School Transport

Mr. Secretary Clarke, supported by the Prime Minister, Mr. Secretary Prescott, Mr. Chancellor of the Exchequer, Mr. Secretary Darling, Mr. Secretary Johnson, Mr. Richard Caborn, Mr. Stephen Twigg and Dr. Stephen Ladyman presented a Bill to make provision for school travel schemes; and for connected purposes: And the same was read the First and Second time without Question put; and ordered to be considered tomorrow, pursuant to Standing Order No. 80A (Carry-over of Bills) and Order [28 October]; and to be printed. Explanatory notes to be printed. [Bill 4].


 
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Orders of the Day

Debate on the Address


[Second Day]

Order read for resuming adjourned debate on Question [23 November],

      Foreign Affairs and Defence

11.36 am

The Secretary of State for Defence (Mr. Geoffrey Hoon): Mr. Speaker, may I begin, on behalf of the Foreign Secretary, by extending his apologies to the House for his absence today? He is in the middle east undertaking visits in relation to Iraq and the middle east peace process.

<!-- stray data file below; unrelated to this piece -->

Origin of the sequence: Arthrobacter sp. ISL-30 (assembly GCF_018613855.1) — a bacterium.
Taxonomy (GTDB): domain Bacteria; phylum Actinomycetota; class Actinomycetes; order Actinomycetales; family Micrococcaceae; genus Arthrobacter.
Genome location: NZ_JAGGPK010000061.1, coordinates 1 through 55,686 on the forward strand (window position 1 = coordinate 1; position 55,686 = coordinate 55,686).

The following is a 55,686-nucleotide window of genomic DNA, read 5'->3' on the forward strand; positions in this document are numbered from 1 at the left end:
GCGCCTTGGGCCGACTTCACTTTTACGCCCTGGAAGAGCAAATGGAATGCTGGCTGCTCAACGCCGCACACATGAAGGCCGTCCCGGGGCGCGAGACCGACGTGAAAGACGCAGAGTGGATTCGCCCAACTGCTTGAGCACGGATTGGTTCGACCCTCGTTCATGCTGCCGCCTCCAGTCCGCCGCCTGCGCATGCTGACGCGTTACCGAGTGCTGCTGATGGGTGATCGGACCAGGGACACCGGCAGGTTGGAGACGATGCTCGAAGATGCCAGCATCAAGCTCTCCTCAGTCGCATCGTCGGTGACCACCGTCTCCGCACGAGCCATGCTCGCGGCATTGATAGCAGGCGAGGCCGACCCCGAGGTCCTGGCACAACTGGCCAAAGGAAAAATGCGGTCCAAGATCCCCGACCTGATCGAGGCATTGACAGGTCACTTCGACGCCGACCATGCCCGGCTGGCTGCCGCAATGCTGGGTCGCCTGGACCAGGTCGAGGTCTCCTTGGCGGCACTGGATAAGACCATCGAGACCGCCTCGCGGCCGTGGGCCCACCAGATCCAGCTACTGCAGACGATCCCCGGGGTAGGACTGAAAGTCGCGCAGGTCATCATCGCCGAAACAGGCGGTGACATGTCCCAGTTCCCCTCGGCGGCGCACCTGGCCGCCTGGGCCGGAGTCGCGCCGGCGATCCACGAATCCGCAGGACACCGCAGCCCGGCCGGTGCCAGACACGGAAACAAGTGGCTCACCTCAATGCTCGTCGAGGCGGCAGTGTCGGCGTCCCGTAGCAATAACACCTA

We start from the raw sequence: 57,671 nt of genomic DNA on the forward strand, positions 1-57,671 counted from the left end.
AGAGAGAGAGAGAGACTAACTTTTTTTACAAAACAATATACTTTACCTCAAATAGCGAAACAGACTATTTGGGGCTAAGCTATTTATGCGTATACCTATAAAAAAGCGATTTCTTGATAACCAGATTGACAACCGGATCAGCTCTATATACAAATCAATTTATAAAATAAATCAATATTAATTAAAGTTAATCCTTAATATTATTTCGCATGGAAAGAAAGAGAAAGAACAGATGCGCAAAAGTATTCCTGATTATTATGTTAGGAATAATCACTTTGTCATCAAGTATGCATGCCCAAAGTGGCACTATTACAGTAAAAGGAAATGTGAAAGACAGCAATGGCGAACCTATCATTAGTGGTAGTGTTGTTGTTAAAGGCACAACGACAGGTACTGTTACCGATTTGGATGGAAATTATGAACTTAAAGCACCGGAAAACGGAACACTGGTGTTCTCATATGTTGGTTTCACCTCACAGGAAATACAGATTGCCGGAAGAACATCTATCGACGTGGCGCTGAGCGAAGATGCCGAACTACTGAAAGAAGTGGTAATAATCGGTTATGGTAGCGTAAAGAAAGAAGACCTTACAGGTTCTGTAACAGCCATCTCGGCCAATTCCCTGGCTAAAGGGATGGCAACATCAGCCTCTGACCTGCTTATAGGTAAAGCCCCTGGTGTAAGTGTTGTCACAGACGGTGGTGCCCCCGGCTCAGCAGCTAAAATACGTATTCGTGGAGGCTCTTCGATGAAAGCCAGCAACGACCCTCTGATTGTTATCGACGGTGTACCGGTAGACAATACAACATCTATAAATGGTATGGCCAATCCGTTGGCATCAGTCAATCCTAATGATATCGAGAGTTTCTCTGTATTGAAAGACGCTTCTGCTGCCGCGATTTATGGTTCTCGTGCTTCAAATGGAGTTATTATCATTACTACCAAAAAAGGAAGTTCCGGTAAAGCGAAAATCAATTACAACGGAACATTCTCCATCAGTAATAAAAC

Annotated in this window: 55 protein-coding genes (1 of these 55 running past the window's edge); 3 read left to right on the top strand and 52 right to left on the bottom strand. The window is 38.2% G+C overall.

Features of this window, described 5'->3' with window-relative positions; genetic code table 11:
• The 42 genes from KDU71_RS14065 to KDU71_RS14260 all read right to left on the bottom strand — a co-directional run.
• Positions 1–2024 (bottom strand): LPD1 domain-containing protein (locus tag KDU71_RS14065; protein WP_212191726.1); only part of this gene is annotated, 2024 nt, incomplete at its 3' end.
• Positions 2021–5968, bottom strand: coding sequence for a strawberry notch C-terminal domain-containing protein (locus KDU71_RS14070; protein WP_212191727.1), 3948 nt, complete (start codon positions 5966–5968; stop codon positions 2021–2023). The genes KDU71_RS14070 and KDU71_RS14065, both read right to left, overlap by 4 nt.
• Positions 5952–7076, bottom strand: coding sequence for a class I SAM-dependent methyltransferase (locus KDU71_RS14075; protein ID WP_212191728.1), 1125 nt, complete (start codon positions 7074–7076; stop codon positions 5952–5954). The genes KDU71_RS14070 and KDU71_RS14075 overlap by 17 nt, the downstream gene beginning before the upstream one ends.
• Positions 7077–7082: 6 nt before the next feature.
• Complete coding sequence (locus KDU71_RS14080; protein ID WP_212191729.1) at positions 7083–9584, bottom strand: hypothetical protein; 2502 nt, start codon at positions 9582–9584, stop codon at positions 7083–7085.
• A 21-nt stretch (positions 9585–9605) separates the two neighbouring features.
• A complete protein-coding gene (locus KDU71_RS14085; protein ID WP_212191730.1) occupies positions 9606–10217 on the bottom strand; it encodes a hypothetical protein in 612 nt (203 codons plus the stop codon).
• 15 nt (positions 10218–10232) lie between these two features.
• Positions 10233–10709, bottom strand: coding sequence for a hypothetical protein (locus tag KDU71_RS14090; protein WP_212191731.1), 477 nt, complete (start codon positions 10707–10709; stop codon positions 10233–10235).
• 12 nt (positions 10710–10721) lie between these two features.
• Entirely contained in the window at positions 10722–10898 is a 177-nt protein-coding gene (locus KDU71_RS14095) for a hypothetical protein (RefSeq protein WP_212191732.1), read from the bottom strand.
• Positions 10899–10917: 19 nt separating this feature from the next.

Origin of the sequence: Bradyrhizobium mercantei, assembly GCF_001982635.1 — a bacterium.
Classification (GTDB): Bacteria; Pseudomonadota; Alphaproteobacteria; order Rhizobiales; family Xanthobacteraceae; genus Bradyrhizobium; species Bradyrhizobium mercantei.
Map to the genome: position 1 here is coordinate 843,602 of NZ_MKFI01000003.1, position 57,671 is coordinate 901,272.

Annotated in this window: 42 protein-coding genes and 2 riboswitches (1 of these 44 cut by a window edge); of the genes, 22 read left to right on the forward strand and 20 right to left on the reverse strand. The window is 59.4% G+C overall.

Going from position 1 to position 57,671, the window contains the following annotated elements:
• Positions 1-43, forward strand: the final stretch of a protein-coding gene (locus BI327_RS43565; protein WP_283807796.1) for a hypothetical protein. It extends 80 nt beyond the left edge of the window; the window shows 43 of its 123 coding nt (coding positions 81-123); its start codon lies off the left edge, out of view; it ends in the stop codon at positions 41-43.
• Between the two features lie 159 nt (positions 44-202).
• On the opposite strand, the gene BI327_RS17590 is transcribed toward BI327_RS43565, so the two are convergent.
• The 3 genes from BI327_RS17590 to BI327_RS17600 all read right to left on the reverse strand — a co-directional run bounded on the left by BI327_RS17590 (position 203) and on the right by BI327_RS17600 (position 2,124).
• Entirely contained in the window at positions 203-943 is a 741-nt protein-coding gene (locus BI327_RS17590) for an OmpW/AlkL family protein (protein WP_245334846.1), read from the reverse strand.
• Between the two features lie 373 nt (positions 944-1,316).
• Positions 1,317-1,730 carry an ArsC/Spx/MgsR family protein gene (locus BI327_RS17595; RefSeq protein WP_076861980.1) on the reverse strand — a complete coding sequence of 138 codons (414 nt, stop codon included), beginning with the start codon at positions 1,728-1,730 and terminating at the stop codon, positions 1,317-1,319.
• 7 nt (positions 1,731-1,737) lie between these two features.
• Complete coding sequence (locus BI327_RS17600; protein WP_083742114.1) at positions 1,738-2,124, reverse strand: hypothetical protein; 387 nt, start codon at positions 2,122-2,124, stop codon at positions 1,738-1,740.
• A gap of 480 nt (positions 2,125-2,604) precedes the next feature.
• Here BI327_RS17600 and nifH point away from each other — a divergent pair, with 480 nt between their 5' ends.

In the past year, the Government have set out their forward thinking on foreign affairs and defence. My right hon. Friend the Foreign Secretary has published the Foreign and Commonwealth Office strategy, "UK International Priorities", and I have published two White Papers, "Delivering Security in a Changing World" and, most recently, the "Future Capabilities" paper. Each of these papers analyses the rapidly changing security environment, setting out how the United Kingdom should face the challenges that confront the world at the start of this new century.